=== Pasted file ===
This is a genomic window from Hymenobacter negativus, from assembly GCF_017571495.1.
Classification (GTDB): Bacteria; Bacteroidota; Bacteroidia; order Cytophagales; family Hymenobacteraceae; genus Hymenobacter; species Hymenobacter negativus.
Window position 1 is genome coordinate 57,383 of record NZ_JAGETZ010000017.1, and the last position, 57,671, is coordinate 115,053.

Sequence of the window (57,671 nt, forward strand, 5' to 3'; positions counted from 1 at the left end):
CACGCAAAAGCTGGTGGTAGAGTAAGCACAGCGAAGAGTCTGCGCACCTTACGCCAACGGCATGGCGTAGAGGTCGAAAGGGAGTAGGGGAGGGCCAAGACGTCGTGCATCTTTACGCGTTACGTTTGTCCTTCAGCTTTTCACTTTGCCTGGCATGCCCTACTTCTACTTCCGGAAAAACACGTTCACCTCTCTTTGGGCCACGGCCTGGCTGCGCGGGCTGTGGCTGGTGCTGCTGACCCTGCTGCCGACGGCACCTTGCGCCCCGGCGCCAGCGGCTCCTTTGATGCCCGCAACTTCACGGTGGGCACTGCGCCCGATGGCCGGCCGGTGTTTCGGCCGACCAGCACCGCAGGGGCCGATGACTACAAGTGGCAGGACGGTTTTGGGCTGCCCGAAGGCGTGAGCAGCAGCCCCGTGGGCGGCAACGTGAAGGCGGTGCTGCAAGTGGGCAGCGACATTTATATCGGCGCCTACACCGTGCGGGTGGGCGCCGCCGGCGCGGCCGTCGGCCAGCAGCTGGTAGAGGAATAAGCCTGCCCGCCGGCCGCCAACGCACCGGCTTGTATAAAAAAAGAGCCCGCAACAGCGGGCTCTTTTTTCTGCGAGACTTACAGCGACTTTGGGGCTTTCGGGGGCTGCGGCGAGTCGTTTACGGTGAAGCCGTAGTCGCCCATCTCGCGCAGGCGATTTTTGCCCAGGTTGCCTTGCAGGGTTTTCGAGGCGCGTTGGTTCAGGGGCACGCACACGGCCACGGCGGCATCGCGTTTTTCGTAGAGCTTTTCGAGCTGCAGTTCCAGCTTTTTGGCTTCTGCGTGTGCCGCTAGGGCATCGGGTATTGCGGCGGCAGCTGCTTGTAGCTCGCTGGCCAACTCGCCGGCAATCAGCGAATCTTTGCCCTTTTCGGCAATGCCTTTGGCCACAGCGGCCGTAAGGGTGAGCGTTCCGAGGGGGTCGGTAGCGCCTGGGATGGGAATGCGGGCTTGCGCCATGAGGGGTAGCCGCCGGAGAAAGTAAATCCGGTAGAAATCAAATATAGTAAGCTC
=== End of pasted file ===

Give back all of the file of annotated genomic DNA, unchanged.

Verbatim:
This is a genomic window from Hymenobacter negativus, from assembly GCF_017571495.1.
Classification (GTDB): Bacteria; Bacteroidota; Bacteroidia; order Cytophagales; family Hymenobacteraceae; genus Hymenobacter; species Hymenobacter negativus.
Window position 1 is genome coordinate 57,383 of record NZ_JAGETZ010000017.1, and the last position, 57,671, is coordinate 115,053.

Sequence of the window (57,671 nt, forward strand, 5' to 3'; positions counted from 1 at the left end):
CACGCAAAAGCTGGTGGTAGAGTAAGCACAGCGAAGAGTCTGCGCACCTTACGCCAACGGCATGGCGTAGAGGTCGAAAGGGAGTAGGGGAGGGCCAAGACGTCGTGCATCTTTACGCGTTACGTTTGTCCTTCAGCTTTTCACTTTGCCTGGCATGCCCTACTTCTACTTCCGGAAAAACACGTTCACCTCTCTTTGGGCCACGGCCTGGCTGCGCGGGCTGTGGCTGGTGCTGCTGACCCTGCTGCCGACGGCACCTTGCGCCCCGGCGCCAGCGGCTCCTTTGATGCCCGCAACTTCACGGTGGGCACTGCGCCCGATGGCCGGCCGGTGTTTCGGCCGACCAGCACCGCAGGGGCCGATGACTACAAGTGGCAGGACGGTTTTGGGCTGCCCGAAGGCGTGAGCAGCAGCCCCGTGGGCGGCAACGTGAAGGCGGTGCTGCAAGTGGGCAGCGACATTTATATCGGCGCCTACACCGTGCGGGTGGGCGCCGCCGGCGCGGCCGTCGGCCAGCAGCTGGTAGAGGAATAAGCCTGCCCGCCGGCCGCCAACGCACCGGCTTGTATAAAAAAAGAGCCCGCAACAGCGGGCTCTTTTTTCTGCGAGACTTACAGCGACTTTGGGGCTTTCGGGGGCTGCGGCGAGTCGTTTACGGTGAAGCCGTAGTCGCCCATCTCGCGCAGGCGATTTTTGCCCAGGTTGCCTTGCAGGGTTTTCGAGGCGCGTTGGTTCAGGGGCACGCACACGGCCACGGCGGCATCGCGTTTTTCGTAGAGCTTTTCGAGCTGCAGTTCCAGCTTTTTGGCTTCTGCGTGTGCCGCTAGGGCATCGGGTATTGCGGCGGCAGCTGCTTGTAGCTCGCTGGCCAACTCGCCGGCAATCAGCGAATCTTTGCCCTTTTCGGCAATGCCTTTGGCCACAGCGGCCGTAAGGGTGAGCGTTCCGAGGGGGTCGGTAGCGCCTGGGATGGGAATGCGGGCTTGCGCCATGAGGGGTAGCCGCCGGAGAAAGTAAATCCGGTAGAAATCAAATATAGTAAGCTC